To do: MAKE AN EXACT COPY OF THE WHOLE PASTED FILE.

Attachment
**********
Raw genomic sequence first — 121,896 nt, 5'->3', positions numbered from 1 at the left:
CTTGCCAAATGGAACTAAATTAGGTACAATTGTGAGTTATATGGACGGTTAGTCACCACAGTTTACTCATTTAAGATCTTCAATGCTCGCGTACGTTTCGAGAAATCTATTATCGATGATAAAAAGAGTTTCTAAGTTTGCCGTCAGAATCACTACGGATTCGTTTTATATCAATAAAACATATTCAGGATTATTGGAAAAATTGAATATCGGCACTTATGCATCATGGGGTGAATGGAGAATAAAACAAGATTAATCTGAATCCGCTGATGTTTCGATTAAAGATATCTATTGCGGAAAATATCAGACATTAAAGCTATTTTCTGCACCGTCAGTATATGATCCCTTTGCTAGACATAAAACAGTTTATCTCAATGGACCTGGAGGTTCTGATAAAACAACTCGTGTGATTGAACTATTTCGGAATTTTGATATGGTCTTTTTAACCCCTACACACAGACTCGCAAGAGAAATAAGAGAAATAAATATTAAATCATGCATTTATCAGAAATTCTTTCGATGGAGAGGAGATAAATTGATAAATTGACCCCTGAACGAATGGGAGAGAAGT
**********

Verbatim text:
Raw genomic sequence first — 121,896 nt, 5'->3', positions numbered from 1 at the left:
CTTGCCAAATGGAACTAAATTAGGTACAATTGTGAGTTATATGGACGGTTAGTCACCACAGTTTACTCATTTAAGATCTTCAATGCTCGCGTACGTTTCGAGAAATCTATTATCGATGATAAAAAGAGTTTCTAAGTTTGCCGTCAGAATCACTACGGATTCGTTTTATATCAATAAAACATATTCAGGATTATTGGAAAAATTGAATATCGGCACTTATGCATCATGGGGTGAATGGAGAATAAAACAAGATTAATCTGAATCCGCTGATGTTTCGATTAAAGATATCTATTGCGGAAAATATCAGACATTAAAGCTATTTTCTGCACCGTCAGTATATGATCCCTTTGCTAGACATAAAACAGTTTATCTCAATGGACCTGGAGGTTCTGATAAAACAACTCGTGTGATTGAACTATTTCGGAATTTTGATATGGTCTTTTTAACCCCTACACACAGACTCGCAAGAGAAATAAGAGAAATAAATATTAAATCATGCATTTATCAGAAATTCTTTCGATGGAGAGGAGATAAATTGATAAATTGACCCCTGAACGAATGGGAGAGAAGT